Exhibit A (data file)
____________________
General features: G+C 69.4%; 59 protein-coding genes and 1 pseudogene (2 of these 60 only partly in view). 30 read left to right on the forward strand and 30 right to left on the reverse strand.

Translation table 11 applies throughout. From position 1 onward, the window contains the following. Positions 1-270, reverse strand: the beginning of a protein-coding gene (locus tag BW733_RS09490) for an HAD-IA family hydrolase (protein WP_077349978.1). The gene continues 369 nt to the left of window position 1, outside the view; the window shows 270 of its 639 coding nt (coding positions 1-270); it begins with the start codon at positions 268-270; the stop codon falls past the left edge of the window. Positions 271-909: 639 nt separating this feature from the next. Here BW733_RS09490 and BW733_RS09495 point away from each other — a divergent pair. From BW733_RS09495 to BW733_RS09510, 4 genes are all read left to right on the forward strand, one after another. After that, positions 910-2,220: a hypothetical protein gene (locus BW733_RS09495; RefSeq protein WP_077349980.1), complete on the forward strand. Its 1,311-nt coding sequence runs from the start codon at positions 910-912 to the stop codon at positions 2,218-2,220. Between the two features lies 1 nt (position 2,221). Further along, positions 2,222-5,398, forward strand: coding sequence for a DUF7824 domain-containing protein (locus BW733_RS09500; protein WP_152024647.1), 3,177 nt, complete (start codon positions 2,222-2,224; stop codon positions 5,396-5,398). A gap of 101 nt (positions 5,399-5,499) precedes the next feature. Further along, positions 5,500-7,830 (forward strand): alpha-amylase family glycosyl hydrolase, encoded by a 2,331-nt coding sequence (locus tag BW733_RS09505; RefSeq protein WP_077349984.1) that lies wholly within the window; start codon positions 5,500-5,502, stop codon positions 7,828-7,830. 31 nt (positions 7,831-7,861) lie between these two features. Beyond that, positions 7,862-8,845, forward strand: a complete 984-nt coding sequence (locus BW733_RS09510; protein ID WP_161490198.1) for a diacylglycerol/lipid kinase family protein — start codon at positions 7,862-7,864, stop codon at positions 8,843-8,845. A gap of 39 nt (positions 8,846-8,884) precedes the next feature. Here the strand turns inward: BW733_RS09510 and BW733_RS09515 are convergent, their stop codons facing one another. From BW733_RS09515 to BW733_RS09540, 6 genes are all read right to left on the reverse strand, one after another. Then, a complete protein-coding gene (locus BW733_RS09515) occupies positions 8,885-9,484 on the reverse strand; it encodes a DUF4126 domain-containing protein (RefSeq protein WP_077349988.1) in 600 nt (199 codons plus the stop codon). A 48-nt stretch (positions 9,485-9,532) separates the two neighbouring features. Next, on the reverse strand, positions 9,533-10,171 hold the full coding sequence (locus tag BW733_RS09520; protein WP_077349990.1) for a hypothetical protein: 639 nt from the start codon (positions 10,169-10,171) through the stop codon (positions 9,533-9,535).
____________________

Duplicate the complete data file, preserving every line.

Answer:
General features: G+C 69.4%; 59 protein-coding genes and 1 pseudogene (2 of these 60 only partly in view). 30 read left to right on the forward strand and 30 right to left on the reverse strand.

Translation table 11 applies throughout. From position 1 onward, the window contains the following. Positions 1-270, reverse strand: the beginning of a protein-coding gene (locus tag BW733_RS09490) for an HAD-IA family hydrolase (protein WP_077349978.1). The gene continues 369 nt to the left of window position 1, outside the view; the window shows 270 of its 639 coding nt (coding positions 1-270); it begins with the start codon at positions 268-270; the stop codon falls past the left edge of the window. Positions 271-909: 639 nt separating this feature from the next. Here BW733_RS09490 and BW733_RS09495 point away from each other — a divergent pair. From BW733_RS09495 to BW733_RS09510, 4 genes are all read left to right on the forward strand, one after another. After that, positions 910-2,220: a hypothetical protein gene (locus BW733_RS09495; RefSeq protein WP_077349980.1), complete on the forward strand. Its 1,311-nt coding sequence runs from the start codon at positions 910-912 to the stop codon at positions 2,218-2,220. Between the two features lies 1 nt (position 2,221). Further along, positions 2,222-5,398, forward strand: coding sequence for a DUF7824 domain-containing protein (locus BW733_RS09500; protein WP_152024647.1), 3,177 nt, complete (start codon positions 2,222-2,224; stop codon positions 5,396-5,398). A gap of 101 nt (positions 5,399-5,499) precedes the next feature. Further along, positions 5,500-7,830 (forward strand): alpha-amylase family glycosyl hydrolase, encoded by a 2,331-nt coding sequence (locus tag BW733_RS09505; RefSeq protein WP_077349984.1) that lies wholly within the window; start codon positions 5,500-5,502, stop codon positions 7,828-7,830. 31 nt (positions 7,831-7,861) lie between these two features. Beyond that, positions 7,862-8,845, forward strand: a complete 984-nt coding sequence (locus BW733_RS09510; protein ID WP_161490198.1) for a diacylglycerol/lipid kinase family protein — start codon at positions 7,862-7,864, stop codon at positions 8,843-8,845. A gap of 39 nt (positions 8,846-8,884) precedes the next feature. Here the strand turns inward: BW733_RS09510 and BW733_RS09515 are convergent, their stop codons facing one another. From BW733_RS09515 to BW733_RS09540, 6 genes are all read right to left on the reverse strand, one after another. Then, a complete protein-coding gene (locus BW733_RS09515) occupies positions 8,885-9,484 on the reverse strand; it encodes a DUF4126 domain-containing protein (RefSeq protein WP_077349988.1) in 600 nt (199 codons plus the stop codon). A 48-nt stretch (positions 9,485-9,532) separates the two neighbouring features. Next, on the reverse strand, positions 9,533-10,171 hold the full coding sequence (locus tag BW733_RS09520; protein WP_077349990.1) for a hypothetical protein: 639 nt from the start codon (positions 10,169-10,171) through the stop codon (positions 9,533-9,535).